Stage To Screen: Driving Miss Daisy

Driving Miss Daisy has been one of my favorite movies since the eighth grade. I don’t remember what it was about the film that got me, but right from the first, I loved it. It’s over twenty-five years later, though, and I’ve never read the play that it was based on until now.

Dana Ivey with Morgan Freeman in the original production. (Source: Playwrights Horizons)

Written by Alfred Uhry, who drew from his grandmother’s experiences with her own chauffeur, Driving Miss Daisy won the 1988 Pulitzer prize for drama and the original cast included Morgan Freeman as Hoke, Dana Ivey as Miss Daisy, and Ray Gill as Miss Daisy’s son, Boolie. The play premiered off-Broadway at the Playwrights Horizon Theater on April 25, 1987, initially for a three-week engagement, but as word of mouth spread, the play ended up running for three years. Two years after its debut, of course, the feature film came along, with Mr. Uhry writing the screenplay.

If anyone isn’t familiar with the plot of Daisy, it is a gentle story about a feisty, elderly Jewish lady whose son hires a black chauffeur for her when it becomes clear that she can’t drive anymore. It examines class differences, racism, and how these were being overcome in the mid-century South in the midst of segregation and upheaval. Jewish people weren’t regarded much better in the South at that time than black people were, and in a way they were just as cut off from society. There are no violent scenes, but just two people who learn from each other and build a strong bond, while watching the South experience its many growing pains.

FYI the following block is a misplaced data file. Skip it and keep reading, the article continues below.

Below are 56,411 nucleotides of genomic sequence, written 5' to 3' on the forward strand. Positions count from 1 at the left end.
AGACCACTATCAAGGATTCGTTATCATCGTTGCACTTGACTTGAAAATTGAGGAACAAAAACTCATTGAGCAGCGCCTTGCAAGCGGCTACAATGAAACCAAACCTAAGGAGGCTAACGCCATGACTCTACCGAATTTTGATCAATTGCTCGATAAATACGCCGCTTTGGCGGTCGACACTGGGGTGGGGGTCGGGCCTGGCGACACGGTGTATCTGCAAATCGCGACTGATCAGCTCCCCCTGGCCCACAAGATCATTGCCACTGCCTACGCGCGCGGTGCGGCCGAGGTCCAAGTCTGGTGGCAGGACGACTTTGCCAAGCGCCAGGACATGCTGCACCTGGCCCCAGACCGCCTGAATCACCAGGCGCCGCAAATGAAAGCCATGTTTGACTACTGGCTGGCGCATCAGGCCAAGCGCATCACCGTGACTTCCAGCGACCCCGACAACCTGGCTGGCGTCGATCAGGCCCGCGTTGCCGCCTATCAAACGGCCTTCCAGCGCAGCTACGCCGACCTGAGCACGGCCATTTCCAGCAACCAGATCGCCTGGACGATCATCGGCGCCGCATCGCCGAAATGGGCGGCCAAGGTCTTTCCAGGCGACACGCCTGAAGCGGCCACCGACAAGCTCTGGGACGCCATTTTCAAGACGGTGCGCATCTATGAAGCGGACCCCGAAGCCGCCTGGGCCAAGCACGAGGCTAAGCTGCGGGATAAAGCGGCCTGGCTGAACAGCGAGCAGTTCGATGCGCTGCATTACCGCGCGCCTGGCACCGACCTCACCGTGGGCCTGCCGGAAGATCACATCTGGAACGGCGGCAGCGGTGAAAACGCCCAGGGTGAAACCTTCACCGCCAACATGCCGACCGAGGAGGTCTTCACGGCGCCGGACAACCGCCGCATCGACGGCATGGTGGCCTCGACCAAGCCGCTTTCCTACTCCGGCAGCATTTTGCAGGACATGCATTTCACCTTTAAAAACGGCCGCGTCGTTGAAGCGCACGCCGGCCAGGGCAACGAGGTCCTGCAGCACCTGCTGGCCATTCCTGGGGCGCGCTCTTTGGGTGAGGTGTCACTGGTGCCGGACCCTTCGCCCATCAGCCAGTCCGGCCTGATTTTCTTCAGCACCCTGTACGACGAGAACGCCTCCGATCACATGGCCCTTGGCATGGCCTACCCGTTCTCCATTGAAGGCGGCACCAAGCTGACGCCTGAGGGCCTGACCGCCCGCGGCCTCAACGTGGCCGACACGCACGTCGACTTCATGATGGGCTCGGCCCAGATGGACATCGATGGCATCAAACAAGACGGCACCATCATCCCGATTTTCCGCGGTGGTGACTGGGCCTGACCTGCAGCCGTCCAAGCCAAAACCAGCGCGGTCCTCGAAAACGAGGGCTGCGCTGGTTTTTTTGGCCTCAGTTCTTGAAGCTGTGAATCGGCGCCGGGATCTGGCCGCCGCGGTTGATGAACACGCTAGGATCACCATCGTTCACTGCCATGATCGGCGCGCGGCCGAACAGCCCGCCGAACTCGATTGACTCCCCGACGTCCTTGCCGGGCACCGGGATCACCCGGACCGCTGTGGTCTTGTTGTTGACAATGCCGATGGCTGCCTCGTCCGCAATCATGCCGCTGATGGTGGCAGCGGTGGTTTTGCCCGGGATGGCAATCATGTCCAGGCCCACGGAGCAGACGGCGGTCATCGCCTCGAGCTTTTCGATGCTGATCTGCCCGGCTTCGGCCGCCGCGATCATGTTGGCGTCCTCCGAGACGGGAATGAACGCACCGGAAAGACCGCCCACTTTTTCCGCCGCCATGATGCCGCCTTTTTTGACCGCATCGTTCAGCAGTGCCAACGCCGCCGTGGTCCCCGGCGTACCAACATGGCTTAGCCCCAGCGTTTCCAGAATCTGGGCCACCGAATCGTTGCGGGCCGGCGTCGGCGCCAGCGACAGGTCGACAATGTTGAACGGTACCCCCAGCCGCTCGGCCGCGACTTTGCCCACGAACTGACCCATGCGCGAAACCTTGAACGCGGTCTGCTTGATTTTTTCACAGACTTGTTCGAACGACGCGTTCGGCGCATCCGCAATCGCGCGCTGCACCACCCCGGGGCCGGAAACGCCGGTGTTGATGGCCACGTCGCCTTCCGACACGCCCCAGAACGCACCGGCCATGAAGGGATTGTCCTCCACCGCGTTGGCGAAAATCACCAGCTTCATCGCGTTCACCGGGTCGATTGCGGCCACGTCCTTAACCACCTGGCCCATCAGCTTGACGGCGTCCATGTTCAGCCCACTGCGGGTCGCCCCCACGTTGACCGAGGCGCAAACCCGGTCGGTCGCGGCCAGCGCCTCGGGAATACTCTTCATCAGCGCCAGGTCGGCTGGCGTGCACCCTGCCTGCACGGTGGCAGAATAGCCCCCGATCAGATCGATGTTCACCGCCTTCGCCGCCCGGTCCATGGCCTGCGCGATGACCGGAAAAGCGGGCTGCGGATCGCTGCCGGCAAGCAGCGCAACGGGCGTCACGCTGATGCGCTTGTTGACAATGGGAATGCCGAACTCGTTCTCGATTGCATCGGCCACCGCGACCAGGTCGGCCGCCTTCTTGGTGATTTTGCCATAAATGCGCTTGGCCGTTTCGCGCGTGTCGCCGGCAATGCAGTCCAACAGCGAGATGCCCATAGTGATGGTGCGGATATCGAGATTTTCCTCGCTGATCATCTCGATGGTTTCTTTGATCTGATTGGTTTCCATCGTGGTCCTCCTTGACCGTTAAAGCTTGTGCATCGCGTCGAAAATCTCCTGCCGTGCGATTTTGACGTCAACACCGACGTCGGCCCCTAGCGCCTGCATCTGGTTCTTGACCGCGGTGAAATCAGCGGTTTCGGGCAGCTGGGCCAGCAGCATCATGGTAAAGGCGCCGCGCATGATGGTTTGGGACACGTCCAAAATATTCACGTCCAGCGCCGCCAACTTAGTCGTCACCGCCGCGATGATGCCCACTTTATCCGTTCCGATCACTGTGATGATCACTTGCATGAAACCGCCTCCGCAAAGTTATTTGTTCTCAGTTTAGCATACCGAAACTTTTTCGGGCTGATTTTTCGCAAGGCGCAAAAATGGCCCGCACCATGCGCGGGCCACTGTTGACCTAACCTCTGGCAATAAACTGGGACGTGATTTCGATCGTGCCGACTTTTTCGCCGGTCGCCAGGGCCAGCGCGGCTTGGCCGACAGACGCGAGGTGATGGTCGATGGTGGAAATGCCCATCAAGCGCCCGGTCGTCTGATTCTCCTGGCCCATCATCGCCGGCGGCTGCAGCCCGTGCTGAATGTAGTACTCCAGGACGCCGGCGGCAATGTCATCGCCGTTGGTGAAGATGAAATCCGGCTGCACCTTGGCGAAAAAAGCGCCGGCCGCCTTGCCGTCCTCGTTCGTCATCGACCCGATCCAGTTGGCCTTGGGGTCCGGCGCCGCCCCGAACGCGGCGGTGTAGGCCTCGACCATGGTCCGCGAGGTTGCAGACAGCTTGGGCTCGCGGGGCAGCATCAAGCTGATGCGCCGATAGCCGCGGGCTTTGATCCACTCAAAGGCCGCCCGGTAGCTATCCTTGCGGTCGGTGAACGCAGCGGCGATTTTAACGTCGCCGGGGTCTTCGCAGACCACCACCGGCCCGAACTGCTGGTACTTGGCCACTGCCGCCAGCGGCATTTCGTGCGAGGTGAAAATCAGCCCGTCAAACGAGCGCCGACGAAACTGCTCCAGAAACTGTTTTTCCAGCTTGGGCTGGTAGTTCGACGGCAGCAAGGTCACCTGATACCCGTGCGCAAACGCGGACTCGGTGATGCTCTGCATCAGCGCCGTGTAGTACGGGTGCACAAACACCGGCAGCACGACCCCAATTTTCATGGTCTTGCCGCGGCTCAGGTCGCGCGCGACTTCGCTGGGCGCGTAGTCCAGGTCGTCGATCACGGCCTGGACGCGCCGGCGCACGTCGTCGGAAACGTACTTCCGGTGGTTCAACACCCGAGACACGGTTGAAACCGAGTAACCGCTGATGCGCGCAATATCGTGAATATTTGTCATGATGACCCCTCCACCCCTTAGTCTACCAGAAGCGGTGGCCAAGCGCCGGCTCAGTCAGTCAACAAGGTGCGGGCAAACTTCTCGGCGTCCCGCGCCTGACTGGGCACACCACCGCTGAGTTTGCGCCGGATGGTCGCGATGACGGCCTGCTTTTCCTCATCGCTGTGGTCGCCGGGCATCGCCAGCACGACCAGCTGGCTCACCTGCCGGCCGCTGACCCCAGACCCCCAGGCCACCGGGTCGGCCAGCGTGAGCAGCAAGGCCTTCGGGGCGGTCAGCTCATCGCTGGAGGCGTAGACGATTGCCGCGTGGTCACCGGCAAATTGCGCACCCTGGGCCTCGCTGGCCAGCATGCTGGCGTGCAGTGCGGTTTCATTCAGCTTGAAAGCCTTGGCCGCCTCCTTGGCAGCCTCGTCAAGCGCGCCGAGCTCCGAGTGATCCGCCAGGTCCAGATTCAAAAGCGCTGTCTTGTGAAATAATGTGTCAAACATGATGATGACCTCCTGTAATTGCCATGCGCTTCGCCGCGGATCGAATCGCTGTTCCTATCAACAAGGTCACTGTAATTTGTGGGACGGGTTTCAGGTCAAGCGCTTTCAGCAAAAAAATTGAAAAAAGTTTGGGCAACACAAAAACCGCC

Source: Wikipedia

After Boolie hires Hoke, Miss Daisy is resistant to her new normal, but she has met her match. Hoke is determined to earn his paycheck, even if it comes on hard terms. Hoke and Daisy’s first outing is to the Piggly Wiggly, but not without a struggle. In the play, Daisy only agrees to going to the grocery store when Hoke says he’ll hose down her steps. In the movie, Hoke drives slowly alongside Miss Daisy as she stubbornly walks to the streetcar, and she finally relents because the neighbors are giving her funny looks. From then on, Daisy tentatively tolerates Hoke’s presence in her life.